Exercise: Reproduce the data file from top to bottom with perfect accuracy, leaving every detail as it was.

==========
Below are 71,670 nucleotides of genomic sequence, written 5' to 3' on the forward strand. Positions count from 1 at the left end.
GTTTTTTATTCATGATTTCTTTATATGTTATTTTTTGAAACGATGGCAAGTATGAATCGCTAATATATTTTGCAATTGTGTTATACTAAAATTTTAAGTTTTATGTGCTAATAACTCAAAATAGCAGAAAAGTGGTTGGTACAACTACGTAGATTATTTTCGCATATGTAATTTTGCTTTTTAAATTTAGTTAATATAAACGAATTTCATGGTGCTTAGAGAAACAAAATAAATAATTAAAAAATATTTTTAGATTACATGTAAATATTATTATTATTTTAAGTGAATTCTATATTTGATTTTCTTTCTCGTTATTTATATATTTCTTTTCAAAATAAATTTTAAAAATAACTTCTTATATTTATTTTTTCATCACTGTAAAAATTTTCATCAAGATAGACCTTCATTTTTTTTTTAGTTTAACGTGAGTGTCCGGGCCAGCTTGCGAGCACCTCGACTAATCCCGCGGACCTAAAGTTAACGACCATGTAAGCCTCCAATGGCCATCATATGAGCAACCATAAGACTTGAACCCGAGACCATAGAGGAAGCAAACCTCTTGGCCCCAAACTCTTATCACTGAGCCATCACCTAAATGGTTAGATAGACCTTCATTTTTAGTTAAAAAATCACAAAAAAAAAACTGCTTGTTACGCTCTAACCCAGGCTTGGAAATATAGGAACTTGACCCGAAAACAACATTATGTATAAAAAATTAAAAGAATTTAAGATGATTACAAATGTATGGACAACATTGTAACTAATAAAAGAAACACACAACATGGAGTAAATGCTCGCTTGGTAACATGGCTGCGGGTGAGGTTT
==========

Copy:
Below are 71,670 nucleotides of genomic sequence, written 5' to 3' on the forward strand. Positions count from 1 at the left end.
GTTTTTTATTCATGATTTCTTTATATGTTATTTTTTGAAACGATGGCAAGTATGAATCGCTAATATATTTTGCAATTGTGTTATACTAAAATTTTAAGTTTTATGTGCTAATAACTCAAAATAGCAGAAAAGTGGTTGGTACAACTACGTAGATTATTTTCGCATATGTAATTTTGCTTTTTAAATTTAGTTAATATAAACGAATTTCATGGTGCTTAGAGAAACAAAATAAATAATTAAAAAATATTTTTAGATTACATGTAAATATTATTATTATTTTAAGTGAATTCTATATTTGATTTTCTTTCTCGTTATTTATATATTTCTTTTCAAAATAAATTTTAAAAATAACTTCTTATATTTATTTTTTCATCACTGTAAAAATTTTCATCAAGATAGACCTTCATTTTTTTTTTAGTTTAACGTGAGTGTCCGGGCCAGCTTGCGAGCACCTCGACTAATCCCGCGGACCTAAAGTTAACGACCATGTAAGCCTCCAATGGCCATCATATGAGCAACCATAAGACTTGAACCCGAGACCATAGAGGAAGCAAACCTCTTGGCCCCAAACTCTTATCACTGAGCCATCACCTAAATGGTTAGATAGACCTTCATTTTTAGTTAAAAAATCACAAAAAAAAAACTGCTTGTTACGCTCTAACCCAGGCTTGGAAATATAGGAACTTGACCCGAAAACAACATTATGTATAAAAAATTAAAAGAATTTAAGATGATTACAAATGTATGGACAACATTGTAACTAATAAAAGAAACACACAACATGGAGTAAATGCTCGCTTGGTAACATGGCTGCGGGTGAGGTTT